I was getting my hair cut the other morning when the talk drifted to the stock market, as it so frequently does in these days of 500- and 700-point drops in the Dow Jones Industrial Average ($INDU).
With a sigh, my friend and favorite haircutter admitted that, after months, she'd finally mustered the courage to open her IRA statement. It was bad, but no worse than she'd expected. With a shrug she said, "I guess I'll just have to work longer before I retire."
This conversation is being replayed right now in millions of homes, stores and workplaces. Remember that there was a retirement crisis before the current financial-market meltdown, and it surely hasn't gotten any better.
Working longer will be the only solution for many people. But it's a solution we speak about with a kind of wistful hope. We remember all the outsourcing and job losses in the good times for the economy, and we know that our need to work after retirement runs right up against the lack of job security in the global economy.
If current trends continue, this solution won't work. To make it possible, the government will have to get on board. Our leaders (and I use the term loosely) in Washington, D.C., have got to understand that the only solution to the retirement crisis that will follow quickly on the heels of the current financial crisis is to create jobs here in the United States at decent wages.
This time, it's worseAfter greedy CEOs, complacent government regulators and Wall Street experts blew up the stock market in 2000, the good folks in Washington threw those of us saving for retirement a bone. To make up for the 49% drop in the Standard & Poor's 500 Stock Index ($INX) from March 23, 2000, to Oct. 9, 2002, the government announced special makeup rules for retirement accounts. Anybody older than 50 who could scrape up the cash could contribute an extra $5,000 to his or her retirement account. (The IRS also allows you to put in an extra $3,000 if your employer goes bankrupt. Whoopee!)
I don't think that was enough in 2002, and it's surely not going to be enough in 2008 or 2009 or whenever this bear market and financial crisis finally end.
This is our second bear market in stocks in less than 10 years. The 10-year return on the S&P 500 is a negative 4%. Investors in the stock market over the past decade have actually lost ground -- and that's before inflation, which has run at an annual 2.7% from 1998 through 2007.
And I think this time around the crisis is even worse than in 2000-02.
It has dealt major damage to exactly the kind of "safe" assets favored by retirement portfolios. I'll bet you can find the shares of, and in a majority of the conservative retirement plans in the country. Retirement plans of all sorts -- from defined-benefit company pensions to defined-contribution 401(k) plans -- have lost $2 trillion in value so far in this crisis, Peter Orszag, director of the Congressional Budget Office, told Congress on Oct. 7.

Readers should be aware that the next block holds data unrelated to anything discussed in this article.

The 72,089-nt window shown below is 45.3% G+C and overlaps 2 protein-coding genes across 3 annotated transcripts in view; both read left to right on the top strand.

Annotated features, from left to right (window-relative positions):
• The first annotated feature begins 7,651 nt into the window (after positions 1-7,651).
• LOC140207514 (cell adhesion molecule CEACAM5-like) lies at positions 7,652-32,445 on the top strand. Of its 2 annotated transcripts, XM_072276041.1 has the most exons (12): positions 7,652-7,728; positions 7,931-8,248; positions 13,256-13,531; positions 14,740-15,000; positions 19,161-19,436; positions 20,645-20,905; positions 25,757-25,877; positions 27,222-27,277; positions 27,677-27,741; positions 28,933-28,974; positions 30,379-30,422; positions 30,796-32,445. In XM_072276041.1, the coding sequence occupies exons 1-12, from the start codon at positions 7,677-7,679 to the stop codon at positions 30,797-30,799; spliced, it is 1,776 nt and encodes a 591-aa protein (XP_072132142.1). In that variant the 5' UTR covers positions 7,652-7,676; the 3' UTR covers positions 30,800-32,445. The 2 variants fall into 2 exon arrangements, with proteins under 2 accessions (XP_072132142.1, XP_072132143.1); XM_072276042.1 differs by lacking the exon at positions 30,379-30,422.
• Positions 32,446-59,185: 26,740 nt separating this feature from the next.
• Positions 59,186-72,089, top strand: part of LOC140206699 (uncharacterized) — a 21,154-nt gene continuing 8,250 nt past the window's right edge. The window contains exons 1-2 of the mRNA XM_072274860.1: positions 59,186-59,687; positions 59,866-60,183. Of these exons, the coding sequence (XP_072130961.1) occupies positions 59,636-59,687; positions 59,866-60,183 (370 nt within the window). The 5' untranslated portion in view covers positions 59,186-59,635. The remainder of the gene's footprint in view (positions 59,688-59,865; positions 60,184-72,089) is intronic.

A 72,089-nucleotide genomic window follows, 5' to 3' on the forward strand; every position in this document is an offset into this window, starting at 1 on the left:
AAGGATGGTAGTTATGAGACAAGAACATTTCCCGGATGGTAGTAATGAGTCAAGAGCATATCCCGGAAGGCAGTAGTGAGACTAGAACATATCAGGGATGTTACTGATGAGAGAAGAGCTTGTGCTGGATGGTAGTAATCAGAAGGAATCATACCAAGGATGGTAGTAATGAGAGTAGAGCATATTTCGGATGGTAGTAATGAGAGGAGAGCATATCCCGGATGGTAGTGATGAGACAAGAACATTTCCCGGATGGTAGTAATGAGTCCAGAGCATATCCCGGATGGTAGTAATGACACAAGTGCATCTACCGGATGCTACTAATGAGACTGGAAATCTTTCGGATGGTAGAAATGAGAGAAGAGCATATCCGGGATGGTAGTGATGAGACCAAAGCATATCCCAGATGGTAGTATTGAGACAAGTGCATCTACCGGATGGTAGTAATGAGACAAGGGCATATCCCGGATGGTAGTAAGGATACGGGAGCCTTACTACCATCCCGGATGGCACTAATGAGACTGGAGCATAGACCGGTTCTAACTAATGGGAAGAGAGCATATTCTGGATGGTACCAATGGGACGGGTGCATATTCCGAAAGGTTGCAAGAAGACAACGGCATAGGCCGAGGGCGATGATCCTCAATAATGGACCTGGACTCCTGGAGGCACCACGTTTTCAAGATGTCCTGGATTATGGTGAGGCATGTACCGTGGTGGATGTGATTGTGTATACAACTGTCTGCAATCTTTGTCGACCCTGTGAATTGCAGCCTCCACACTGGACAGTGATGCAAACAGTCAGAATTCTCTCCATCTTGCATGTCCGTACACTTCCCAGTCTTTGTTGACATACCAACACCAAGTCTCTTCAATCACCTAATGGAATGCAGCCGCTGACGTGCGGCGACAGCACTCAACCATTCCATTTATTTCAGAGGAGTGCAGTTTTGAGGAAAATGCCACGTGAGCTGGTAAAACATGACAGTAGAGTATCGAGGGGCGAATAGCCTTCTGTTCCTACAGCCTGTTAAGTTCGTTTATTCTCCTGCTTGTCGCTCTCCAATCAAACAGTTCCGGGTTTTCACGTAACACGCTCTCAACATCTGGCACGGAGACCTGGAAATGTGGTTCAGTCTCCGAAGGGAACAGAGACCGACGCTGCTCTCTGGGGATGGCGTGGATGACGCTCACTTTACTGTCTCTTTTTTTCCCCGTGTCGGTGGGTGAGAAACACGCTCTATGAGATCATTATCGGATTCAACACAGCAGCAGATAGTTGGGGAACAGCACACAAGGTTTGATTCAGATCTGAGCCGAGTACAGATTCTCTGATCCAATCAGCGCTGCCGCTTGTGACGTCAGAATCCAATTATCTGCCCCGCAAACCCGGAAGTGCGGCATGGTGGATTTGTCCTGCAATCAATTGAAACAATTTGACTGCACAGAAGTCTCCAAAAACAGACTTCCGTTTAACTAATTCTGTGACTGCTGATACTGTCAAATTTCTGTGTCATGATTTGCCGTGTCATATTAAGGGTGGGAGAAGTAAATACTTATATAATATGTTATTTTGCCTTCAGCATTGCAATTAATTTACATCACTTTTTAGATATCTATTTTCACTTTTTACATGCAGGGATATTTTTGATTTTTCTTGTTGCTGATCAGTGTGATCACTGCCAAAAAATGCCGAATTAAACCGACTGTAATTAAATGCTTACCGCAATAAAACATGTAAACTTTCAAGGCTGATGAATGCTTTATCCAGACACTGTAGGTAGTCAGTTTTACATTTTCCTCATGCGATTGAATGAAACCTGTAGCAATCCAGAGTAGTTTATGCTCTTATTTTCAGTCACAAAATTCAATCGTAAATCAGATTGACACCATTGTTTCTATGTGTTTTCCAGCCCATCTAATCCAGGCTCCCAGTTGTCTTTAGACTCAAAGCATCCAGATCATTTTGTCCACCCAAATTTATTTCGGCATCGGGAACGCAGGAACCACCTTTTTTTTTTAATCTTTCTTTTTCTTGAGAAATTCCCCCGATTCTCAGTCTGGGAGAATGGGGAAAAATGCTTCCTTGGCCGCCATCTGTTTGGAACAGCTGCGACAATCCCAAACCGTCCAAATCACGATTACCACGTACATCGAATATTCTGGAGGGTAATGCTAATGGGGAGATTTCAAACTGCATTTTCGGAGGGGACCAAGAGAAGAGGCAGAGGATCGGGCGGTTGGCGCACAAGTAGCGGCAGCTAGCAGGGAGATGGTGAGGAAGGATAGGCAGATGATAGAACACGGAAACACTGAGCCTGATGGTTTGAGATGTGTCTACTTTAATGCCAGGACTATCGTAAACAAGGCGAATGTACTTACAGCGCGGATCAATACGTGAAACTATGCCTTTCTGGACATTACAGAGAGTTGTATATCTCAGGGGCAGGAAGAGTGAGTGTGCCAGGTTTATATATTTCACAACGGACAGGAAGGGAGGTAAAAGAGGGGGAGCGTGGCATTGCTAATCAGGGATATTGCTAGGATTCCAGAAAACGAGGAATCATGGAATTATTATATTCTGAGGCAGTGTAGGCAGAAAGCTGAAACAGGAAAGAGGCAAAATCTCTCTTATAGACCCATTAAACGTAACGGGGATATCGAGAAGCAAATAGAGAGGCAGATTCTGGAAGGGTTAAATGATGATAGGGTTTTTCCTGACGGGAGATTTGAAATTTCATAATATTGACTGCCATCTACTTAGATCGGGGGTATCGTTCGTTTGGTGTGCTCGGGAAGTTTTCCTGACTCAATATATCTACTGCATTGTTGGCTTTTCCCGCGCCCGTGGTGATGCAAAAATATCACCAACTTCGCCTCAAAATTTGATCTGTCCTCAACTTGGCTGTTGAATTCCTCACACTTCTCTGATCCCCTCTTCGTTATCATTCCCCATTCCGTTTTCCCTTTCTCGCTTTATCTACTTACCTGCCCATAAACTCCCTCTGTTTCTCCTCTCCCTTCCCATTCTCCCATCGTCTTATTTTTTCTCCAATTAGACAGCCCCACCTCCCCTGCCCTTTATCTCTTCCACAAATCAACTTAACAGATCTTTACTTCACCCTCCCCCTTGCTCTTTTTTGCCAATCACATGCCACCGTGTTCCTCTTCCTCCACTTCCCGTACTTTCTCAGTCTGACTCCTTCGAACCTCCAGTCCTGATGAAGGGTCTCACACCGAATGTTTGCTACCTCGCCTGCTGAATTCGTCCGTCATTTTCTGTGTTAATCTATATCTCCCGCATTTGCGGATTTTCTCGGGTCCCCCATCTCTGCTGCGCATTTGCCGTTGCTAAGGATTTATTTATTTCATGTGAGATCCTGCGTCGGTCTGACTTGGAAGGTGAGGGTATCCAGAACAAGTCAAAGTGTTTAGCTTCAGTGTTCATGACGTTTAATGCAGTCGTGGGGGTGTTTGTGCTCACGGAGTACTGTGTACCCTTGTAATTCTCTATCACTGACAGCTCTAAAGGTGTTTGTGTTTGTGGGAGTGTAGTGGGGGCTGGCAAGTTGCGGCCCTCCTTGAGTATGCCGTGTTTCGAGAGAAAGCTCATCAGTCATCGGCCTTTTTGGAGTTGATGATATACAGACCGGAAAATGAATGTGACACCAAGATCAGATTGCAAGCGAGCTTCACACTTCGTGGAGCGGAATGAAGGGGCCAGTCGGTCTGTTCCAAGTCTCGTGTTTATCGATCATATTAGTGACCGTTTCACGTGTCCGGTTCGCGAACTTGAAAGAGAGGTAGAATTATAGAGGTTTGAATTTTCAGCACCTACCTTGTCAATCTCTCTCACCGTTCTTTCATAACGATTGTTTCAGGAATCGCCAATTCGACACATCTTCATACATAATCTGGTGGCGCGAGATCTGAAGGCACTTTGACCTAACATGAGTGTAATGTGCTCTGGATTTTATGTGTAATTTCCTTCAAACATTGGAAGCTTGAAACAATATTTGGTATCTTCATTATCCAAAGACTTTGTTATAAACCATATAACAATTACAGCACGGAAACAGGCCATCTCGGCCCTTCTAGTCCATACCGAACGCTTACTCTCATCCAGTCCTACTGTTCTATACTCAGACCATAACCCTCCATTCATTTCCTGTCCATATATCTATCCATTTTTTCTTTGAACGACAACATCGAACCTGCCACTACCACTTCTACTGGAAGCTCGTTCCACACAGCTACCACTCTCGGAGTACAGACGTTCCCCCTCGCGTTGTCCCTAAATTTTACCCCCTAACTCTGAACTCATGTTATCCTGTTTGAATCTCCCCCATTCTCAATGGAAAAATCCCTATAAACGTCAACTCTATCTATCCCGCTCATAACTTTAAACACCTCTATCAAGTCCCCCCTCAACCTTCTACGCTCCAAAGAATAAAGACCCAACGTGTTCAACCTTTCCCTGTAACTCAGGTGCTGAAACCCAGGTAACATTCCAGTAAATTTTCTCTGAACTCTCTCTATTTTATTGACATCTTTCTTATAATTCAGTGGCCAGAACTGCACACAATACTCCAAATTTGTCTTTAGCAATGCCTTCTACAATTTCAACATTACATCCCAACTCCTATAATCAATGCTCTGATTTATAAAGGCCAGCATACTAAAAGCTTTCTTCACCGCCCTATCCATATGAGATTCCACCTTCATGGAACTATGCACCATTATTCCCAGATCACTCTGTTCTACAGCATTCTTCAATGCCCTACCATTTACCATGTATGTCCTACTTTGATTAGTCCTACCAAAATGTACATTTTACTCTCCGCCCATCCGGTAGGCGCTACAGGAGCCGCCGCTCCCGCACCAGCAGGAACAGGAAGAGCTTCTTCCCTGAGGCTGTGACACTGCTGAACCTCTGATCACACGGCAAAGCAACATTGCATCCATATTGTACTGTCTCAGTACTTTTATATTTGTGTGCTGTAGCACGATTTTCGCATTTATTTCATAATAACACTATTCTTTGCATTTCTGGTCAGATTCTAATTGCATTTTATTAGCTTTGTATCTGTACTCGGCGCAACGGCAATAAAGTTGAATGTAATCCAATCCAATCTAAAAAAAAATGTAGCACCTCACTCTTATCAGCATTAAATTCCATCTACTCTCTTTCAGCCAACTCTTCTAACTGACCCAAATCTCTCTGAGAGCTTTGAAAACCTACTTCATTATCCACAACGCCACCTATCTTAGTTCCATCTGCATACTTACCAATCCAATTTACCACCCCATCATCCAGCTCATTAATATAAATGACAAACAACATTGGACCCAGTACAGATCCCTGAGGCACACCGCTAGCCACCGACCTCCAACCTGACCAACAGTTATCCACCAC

It has also taken a bite out of the biggest retirement asset that most people own: their houses. Housing wealth dwarfs the stock and bond portfolios of the median American family. And a housing depression that has knocked 20% off home values in the hardest-hit areas has delivered a crippling blow to many families' chances of a decent retirement -- even if they don't fully realize it yet.
And the huge baby boom generation is eight years closer to retirement than it was in 2000. The first of the boomers will turn 66 -- the age at which they'll qualify for full Social Security benefits -- in 2012. That's just four years away. Not much time to make up lost ground, even if this bear market were to end tomorrow. And, as I explained in my last column, "Everything's changed now -- for the worse," I don't think this bear will go quickly or be succeeded rapidly by a vigorous bull market.
So what can we do to save our retirement?
1. Run some numbersYes, I know it's painful to look, because then you have to admit the size of your losses. But unless you look, you can't possibly begin to do anything about the problems you face, as you don't know how big they are. It's time to run some numbers on MSN Money's retirement calculator.
Do two simulations. First run the calculator with your retirement savings and your savings rate before the bear market of 2007 (and counting). Enter reasonable estimates of your rate of return -- say, 10% for a pre-retirement portfolio with heavy exposure to stocks and then 6% for a more conservative, post-retirement portfolio.
Give yourself a decent life expectancy. Remember that people are living longer than ever before. I entered 85. Modify yours to account for family history. Enter a desired retirement income of 60% to 80% of your pre-retirement income.
Now try to balance the books. Cut your post-retirement income, add some income from a post-retirement job, up your rate of return -- but get to age 85 with a dollar to your name. Now do the same exercise with the retirement savings you have today, after the bear has taken its bite of your portfolio.
Try to balance the books again and see how big an increase you'll have to make in your assumed rate of return, your savings rate and the income from your post-retirement work, and how big a decrease you'll have to make in your post-retirement income.
By balancing your retirement books, you'll learn a lot about the trade-offs you face. In my case, I learned that either of two things will do the trick:
- An increase in my hoped-for pre-retirement rate of return to 11% from 10%, and an increase in my hoped-for post-retirement rate of return to 8% from 6%.
- An income of $25,000 a year from working after I've retired.
What does this tell me to do? Probably pretty much what it tells you: